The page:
The Times journalist explains:
American officials did not always carefully distinguish between Islamists, who advocate a leading role for Islam in government, and violent jihadists, who espouse the same goal but advocate terrorism to achieve it.
To say that a group like the Muslim Brotherhood just advocates “a leading role for Islam in government” is not quite the point. The issue: what do they want to do with this “leading role”? Might they have some agenda after they give Islam a leading role in government, such as destroying women’s rights, oppressing Christians, attacking Israel, forcing the people to conform to the Islamists’ definition of Islam, and smashing U.S. interests?
It is the ability of leading mass media outlets to produce sentences like the following that drives me to despair:
American hostility to Islamist movements, in fact, long predated Sept. 11, in part because of the United States’ support for secular autocrats in Arab countries.
In other words, it is all America’s fault for not being sufficiently sensitive in comprehending the perspective of the Islamist movements. What about the other, unmentioned, part: the fact of the Islamist movements’ hostility to America, their support for terrorism, their blood-curdling expressions of anti-Semitic hatred, and their stated intention of repressing everybody else at home?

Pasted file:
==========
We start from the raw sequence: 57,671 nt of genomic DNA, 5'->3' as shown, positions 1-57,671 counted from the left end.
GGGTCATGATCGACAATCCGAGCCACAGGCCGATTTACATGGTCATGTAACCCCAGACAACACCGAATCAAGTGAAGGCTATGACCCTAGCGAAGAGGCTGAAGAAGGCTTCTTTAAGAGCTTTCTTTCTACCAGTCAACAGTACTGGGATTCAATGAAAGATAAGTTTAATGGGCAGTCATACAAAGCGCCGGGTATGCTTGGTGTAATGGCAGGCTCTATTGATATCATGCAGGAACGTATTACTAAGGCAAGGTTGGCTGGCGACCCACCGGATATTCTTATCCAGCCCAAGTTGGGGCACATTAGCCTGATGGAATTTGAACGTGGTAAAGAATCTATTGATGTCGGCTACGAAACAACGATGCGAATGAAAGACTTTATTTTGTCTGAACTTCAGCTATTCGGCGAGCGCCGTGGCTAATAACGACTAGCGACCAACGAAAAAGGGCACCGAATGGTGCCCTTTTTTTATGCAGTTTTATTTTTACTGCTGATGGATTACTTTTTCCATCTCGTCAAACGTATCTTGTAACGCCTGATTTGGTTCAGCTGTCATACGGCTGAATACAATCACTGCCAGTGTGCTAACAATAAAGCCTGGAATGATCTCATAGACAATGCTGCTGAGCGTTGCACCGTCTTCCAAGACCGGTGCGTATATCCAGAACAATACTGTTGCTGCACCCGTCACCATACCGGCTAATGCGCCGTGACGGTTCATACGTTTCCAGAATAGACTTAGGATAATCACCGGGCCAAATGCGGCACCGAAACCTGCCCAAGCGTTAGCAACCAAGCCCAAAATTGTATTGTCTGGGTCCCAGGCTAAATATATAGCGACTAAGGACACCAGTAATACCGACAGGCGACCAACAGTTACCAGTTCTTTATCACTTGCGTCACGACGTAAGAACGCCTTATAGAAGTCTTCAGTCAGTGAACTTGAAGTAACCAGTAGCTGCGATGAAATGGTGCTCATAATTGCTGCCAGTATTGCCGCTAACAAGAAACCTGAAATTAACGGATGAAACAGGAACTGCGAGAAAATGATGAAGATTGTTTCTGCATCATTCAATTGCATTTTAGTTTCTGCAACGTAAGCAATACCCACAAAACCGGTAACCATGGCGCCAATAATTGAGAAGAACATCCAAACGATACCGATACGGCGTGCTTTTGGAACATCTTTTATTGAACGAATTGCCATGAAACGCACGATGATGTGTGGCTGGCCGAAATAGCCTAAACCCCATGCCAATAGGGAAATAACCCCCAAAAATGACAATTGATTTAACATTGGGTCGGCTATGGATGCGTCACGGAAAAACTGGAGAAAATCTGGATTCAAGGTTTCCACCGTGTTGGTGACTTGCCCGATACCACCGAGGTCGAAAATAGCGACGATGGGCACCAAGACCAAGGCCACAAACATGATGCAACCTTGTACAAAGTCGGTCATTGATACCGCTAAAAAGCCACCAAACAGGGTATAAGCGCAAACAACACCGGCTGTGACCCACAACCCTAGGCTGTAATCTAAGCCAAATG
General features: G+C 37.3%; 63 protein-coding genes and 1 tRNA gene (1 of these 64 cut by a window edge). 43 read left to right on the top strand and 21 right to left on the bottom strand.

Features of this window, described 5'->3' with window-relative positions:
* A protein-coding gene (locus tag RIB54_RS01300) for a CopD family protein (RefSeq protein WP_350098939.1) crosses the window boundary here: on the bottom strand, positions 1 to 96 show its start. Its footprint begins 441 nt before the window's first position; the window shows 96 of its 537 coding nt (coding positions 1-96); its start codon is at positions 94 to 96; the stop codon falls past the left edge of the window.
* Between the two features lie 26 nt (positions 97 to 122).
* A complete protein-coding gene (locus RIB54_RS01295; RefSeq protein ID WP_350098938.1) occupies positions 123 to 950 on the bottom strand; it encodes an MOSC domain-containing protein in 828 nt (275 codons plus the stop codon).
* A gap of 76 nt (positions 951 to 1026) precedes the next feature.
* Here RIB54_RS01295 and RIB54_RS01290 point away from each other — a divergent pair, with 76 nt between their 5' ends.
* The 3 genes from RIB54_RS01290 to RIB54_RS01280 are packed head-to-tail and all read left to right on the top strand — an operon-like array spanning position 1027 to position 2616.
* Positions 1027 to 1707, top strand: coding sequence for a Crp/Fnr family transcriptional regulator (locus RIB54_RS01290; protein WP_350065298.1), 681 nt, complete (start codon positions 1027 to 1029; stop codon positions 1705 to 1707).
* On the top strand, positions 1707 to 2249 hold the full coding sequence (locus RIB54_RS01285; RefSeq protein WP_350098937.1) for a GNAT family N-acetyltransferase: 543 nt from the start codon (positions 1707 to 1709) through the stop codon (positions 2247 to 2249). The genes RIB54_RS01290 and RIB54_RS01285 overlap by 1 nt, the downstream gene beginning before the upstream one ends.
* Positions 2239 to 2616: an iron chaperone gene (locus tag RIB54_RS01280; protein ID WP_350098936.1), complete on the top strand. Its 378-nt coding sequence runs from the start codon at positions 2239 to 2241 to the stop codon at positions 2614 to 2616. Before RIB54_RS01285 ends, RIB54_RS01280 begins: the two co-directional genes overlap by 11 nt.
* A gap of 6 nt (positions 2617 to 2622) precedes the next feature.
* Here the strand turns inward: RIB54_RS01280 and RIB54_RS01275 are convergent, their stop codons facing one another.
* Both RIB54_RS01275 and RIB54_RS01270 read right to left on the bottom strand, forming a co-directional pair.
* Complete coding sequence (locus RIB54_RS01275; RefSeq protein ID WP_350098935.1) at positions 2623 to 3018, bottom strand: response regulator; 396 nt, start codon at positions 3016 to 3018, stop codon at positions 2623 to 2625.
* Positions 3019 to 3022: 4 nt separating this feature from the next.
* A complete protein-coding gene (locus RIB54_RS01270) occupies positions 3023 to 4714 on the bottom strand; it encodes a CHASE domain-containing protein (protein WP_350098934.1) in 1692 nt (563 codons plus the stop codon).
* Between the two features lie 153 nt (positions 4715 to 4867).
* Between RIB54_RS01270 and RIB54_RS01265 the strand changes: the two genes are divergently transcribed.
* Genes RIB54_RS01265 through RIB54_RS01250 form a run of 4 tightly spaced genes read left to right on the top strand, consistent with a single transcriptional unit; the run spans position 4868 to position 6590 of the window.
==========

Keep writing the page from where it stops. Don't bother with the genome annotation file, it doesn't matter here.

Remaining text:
Two brief historical examples: A) In March 2002, the Muslim Brotherhood announced it had established an armed wing, eight of whose members were ready to be suicide bombers in attacking Israel. B) When an Islamist inspired by Brotherhood leaders’ call for his murder tried to assassinate Egypt’s Nobel prize-winning author Naguib Mahfouz, a top Brotherhood official testified in the terrorist’s defense that he was right to try to murder the aged author.
So is there any risk from the rise of revolutionary Islamists today? Absolutely not, explains the Times writer. According to him:
[Experts] suggest that Americans should not assume that the rise of Islamists puts the United States in greater danger from terrorists. The opposite may well be the case, they say.
More recently, of course, we have the formation of Salafist morality squads, attacks on churches, and the extremely radical rhetoric of the Muslim Brotherhood’s presidential campaign when all the niqabs were lifted to show the ferocious hatreds and extremism underneath.